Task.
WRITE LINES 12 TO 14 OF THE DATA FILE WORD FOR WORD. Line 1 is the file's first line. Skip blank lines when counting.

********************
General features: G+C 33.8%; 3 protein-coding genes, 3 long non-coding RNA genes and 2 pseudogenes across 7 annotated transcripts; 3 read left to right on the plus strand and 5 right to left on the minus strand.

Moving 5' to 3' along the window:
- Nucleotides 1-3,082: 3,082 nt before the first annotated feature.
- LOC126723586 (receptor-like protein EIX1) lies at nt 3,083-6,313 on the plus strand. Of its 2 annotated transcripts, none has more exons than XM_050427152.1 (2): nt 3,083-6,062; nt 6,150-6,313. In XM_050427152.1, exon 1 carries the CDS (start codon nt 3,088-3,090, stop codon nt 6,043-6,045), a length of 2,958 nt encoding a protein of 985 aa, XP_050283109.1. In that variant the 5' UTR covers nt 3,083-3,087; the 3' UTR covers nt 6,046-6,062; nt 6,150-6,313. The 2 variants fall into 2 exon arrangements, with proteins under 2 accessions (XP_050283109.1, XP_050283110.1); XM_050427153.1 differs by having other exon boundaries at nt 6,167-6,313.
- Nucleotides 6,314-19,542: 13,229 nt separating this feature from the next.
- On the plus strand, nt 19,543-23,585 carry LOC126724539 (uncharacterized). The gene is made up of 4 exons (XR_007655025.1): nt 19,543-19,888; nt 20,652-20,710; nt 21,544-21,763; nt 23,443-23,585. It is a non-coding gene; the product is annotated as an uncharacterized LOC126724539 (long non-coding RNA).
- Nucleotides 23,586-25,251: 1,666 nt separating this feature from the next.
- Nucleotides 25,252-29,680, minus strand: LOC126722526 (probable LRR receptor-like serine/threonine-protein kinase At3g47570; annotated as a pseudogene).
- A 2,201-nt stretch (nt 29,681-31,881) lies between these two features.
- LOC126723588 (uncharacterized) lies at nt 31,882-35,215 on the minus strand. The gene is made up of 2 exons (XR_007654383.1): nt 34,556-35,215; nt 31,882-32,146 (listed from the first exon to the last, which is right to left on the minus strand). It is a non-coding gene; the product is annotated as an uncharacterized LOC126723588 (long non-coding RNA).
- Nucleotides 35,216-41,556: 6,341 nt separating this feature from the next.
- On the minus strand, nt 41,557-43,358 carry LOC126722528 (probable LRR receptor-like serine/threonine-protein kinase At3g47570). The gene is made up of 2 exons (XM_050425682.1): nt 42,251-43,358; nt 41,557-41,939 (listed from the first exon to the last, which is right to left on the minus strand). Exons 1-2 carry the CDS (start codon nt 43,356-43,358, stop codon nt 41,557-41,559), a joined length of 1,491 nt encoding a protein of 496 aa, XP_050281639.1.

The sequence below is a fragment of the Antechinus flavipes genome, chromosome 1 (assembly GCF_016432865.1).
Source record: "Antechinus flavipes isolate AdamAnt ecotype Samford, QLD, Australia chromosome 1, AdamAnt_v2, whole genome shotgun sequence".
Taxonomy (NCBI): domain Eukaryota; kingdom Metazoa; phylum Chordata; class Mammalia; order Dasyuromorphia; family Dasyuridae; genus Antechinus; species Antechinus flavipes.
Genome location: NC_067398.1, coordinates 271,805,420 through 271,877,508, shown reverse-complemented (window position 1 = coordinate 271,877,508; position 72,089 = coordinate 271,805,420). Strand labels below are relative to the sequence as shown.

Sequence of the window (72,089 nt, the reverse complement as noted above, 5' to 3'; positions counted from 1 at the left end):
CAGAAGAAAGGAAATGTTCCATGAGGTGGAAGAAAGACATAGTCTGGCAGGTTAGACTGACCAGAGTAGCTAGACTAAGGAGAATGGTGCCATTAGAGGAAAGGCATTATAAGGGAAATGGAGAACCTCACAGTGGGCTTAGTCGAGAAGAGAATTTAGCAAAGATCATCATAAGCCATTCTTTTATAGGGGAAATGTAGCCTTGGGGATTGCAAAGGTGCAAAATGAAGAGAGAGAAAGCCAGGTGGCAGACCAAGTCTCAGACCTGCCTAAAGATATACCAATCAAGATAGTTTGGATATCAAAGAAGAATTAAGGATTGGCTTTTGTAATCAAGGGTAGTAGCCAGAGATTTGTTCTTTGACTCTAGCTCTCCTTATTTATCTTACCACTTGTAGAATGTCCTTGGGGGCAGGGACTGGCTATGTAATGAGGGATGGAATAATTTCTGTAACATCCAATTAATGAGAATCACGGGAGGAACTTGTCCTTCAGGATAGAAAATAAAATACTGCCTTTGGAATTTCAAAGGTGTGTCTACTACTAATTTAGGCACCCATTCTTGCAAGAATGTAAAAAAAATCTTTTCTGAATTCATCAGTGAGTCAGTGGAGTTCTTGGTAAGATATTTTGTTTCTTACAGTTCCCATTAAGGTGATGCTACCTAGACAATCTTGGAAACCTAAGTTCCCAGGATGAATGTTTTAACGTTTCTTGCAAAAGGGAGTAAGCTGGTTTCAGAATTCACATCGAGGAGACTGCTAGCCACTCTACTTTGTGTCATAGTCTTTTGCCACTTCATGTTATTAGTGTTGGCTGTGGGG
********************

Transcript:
- On the minus strand, nt 41,557-43,358 carry LOC126722528 (probable LRR receptor-like serine/threonine-protein kinase At3g47570). The gene is made up of 2 exons (XM_050425682.1): nt 42,251-43,358; nt 41,557-41,939 (listed from the first exon to the last, which is right to left on the minus strand). Exons 1-2 carry the CDS (start codon nt 43,356-43,358, stop codon nt 41,557-41,559), a joined length of 1,491 nt encoding a protein of 496 aa, XP_050281639.1.

The sequence below is a fragment of the Antechinus flavipes genome, chromosome 1 (assembly GCF_016432865.1).
Source record: "Antechinus flavipes isolate AdamAnt ecotype Samford, QLD, Australia chromosome 1, AdamAnt_v2, whole genome shotgun sequence".